The U.S. already has Global Hawks stationed at Andersen Air Force Base, Guam. The U.S. Air Force plans to expand the number of spy drones at Andersen and welcome Japan drones over the next decade as the Japanese military plans to buy its own drone fleet.
Japan's Self-Defense Force had planned to buy Global Hawks of its own before the deal was scuttled due to price concerns. The Japanese have remained confident in their plans to buy their own drones, especially as the Chinese naval fleet has stepped up their patrols throughout the Pacific.
Japanese military leaders currently fly the P-3C patrol aircraft to monitor Chinese naval movements. The investment in a Global Hawk or the U.S. Navy's version of the RG-4, the Triton, would be a considerable step up in Japan's intelligence, surveillance and reconnaissance capability.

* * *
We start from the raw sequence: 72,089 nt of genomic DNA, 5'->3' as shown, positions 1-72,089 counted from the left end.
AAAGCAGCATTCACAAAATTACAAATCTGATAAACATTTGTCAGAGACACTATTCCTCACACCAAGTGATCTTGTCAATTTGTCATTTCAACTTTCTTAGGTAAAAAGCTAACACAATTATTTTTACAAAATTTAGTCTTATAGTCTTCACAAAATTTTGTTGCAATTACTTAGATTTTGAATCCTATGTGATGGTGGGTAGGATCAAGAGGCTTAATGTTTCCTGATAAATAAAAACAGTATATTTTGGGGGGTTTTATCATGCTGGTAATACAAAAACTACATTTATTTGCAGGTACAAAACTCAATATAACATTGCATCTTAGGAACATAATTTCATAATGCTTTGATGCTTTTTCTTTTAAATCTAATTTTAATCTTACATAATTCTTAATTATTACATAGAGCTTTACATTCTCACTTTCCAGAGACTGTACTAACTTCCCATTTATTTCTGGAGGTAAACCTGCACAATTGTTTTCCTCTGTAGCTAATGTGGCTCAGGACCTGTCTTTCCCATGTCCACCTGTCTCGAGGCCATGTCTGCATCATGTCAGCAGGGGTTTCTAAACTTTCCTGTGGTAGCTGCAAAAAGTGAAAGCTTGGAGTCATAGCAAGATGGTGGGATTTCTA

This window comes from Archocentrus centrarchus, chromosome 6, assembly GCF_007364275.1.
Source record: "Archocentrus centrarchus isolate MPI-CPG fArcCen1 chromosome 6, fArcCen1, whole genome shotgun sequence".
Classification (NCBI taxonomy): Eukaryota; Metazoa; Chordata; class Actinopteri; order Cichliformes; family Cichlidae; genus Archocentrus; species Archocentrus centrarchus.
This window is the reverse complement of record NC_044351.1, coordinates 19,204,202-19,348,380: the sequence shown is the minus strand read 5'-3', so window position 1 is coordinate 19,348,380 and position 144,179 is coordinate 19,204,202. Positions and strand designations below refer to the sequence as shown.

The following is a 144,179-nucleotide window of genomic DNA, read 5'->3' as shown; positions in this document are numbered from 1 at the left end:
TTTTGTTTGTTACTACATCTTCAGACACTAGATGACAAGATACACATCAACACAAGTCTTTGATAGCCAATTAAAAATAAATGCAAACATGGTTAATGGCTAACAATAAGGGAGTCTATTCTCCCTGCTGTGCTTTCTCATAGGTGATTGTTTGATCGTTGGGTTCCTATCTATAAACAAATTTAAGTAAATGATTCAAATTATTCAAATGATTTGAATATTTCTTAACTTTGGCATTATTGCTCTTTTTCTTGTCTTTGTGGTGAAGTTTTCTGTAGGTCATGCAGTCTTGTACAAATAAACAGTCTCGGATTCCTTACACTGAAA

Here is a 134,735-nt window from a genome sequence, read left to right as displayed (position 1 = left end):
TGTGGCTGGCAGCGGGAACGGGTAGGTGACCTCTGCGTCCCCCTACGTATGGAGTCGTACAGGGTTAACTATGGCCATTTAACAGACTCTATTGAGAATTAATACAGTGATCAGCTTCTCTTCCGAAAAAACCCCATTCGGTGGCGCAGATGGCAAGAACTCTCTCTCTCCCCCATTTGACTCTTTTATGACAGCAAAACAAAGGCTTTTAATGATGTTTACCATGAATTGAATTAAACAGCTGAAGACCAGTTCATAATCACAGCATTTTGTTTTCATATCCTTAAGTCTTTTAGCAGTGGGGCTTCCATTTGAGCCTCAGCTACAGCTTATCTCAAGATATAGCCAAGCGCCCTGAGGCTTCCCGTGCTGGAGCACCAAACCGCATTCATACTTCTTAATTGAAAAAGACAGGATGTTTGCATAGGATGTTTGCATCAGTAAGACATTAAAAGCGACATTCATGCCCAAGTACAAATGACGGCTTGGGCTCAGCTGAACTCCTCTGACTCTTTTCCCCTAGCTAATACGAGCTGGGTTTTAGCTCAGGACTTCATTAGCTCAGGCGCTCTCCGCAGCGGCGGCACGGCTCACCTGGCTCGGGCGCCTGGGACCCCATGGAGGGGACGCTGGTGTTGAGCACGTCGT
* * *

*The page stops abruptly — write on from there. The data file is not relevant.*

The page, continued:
U.S. and Japan air forces would share hangars and maintenance facilities for their drone fleets, according to the Japan Times report.
The U.S. Air Force's Global Hawk arrived at Andersen in 2010. It's the Air Force's largest drone, although it does not carry weapons like the Predator or the Reaper.
U.S. Global Hawks from Guam flew missions over Japan after the massive tsunami obliterated the country. The Global Hawks provided intelligence and imagery for humanitarian clean up.
Northrop Grumman unveiled the RG-4C Triton in June as part of the U.S. Navy's Broad Area Maritime Surveillance program. It's expected to fly a considerable chunk of it's missions over the Pacific monitoring the Chinese and North Koreans.